So on top of our normal credit lines, we are upping to 105 percent current credit lines for all partners and adding $350 million more in monthly credit extensions. This is our way of showing our appreciation to partners to invest in them and help them grow.
At D&H see the 105 percent representing all our co-owners giving 105 percent. If you work for a big public company where you are treated like a number and you don’t love your boss, you probably put forth 95 percent effort. You are probably not running through a wall on behalf of the company because it is not reciprocated.
But at D&H you are a co-owner of the company you share in the success of the company. Think about it- It is like running your own business so you are willing to put in 105 percent effort all the time because you care that much more and it is reciprocated. I think that tells the story of why D&H has grown faster than the distribution market for the last 20 years. That will continue and in fact it accelerates in down markets.
People care that much more at D&H. We have much less turn over. We have people that are invested in the success of our partners and our vendors. They realize that if they invest in customer and vendor success – like what we are doing with the increased credit lines- we in turn will become successful long term.
We think about this 105 percent effort in every aspect of the business. That was really our challenge to our leaders to help celebrate the 105th anniversary. Even though we have been doing really well, we wanted to up our game that much more.
What impact is the wave of layoffs and belt-tightening that we see having on D&H?
Dan Schwab: Michael and I do an email to all of our D&H co-owners every week. We recently looked back to one of those emails we sent during the 2008- 2009 global financial crises. This is what Michael wrote then and we are actually now sending it out again 15 years later. What it show is the difference between D&H and the other publically owned or private equity owned businesses in our industry.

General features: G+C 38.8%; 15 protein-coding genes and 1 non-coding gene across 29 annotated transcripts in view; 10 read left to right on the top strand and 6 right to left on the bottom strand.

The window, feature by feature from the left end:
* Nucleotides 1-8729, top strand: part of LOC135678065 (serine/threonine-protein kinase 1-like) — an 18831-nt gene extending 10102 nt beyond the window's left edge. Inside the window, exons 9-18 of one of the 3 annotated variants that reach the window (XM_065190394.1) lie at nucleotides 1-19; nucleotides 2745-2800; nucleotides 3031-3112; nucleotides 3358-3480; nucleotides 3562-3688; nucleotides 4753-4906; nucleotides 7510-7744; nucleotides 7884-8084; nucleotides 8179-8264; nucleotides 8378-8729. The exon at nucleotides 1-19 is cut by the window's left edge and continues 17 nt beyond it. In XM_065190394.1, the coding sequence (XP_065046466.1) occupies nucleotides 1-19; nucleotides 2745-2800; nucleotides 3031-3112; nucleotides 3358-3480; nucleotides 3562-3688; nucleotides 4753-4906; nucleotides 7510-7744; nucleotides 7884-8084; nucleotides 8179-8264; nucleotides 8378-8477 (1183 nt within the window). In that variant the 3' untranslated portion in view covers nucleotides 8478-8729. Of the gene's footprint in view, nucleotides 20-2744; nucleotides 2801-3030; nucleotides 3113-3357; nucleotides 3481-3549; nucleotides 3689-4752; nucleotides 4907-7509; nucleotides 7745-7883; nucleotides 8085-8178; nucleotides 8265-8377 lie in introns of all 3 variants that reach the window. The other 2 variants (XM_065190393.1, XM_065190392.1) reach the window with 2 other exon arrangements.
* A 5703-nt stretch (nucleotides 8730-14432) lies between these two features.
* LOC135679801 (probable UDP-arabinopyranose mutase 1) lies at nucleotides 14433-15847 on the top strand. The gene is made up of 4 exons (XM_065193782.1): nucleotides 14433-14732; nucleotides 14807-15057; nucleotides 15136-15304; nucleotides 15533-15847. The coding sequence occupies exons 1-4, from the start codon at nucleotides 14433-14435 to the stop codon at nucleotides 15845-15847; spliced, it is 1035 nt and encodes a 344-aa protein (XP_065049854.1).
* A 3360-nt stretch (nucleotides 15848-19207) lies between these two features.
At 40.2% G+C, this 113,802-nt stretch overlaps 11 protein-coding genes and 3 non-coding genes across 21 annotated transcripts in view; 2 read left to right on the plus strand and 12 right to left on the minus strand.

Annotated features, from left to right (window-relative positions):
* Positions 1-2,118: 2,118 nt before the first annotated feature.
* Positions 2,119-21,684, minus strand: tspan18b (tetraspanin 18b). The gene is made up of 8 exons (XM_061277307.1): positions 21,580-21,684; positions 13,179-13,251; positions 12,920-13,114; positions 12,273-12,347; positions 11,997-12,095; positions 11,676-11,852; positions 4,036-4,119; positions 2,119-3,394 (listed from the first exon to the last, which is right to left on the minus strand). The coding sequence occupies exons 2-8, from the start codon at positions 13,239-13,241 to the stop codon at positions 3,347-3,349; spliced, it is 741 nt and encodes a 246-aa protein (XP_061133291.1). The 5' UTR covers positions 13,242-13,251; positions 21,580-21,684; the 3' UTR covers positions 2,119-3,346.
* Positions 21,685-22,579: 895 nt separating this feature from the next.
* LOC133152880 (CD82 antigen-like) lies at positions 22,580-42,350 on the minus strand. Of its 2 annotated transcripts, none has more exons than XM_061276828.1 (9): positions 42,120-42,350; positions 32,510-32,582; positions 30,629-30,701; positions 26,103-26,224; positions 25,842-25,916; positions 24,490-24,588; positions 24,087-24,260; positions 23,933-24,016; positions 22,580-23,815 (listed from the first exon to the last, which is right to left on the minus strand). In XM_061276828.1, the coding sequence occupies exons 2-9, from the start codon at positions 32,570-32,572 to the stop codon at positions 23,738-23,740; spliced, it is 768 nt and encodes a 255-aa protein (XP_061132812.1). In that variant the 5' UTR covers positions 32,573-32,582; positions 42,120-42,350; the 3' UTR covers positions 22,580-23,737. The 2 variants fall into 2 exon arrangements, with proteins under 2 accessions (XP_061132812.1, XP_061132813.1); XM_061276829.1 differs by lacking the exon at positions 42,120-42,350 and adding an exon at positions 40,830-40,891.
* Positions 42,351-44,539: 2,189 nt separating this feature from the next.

Here is what Michael wrote:
While many companies look in a tough economic environment to cut costs through payroll reductions or cutting benefits. It is our strong opinion that an organization is better off investing at a higher level in employees during more difficult economic times. A company is only as good as its weakest link. So if you have strong, motivated, energized employees who are well-trained and support company goals in the long run whether there is positive economic news in the headlines or not you have a much better chance of being successful.
Since Michael wrote that 15 years ago nothing has changed. That is still the philosophy of D&H today: invest in people. We don’t go through major reorganizations like publically held and private equity owned companies. We look at the economic headwinds and say this too shall pass and focus on how do we invest in the channel for long term success.
How important is the training you do for partners as you look at the economic landscape today?
Dan Schwab: This is where D&H is best in class in helping partners migrate their business. Within our business we have our SuccessPath training program. One of the key focus areas is helping partners migrate to become MSPs. We really help our partners through that process. Within that we have our AIM methodology which is Assess, Implement and Manage the IT environment.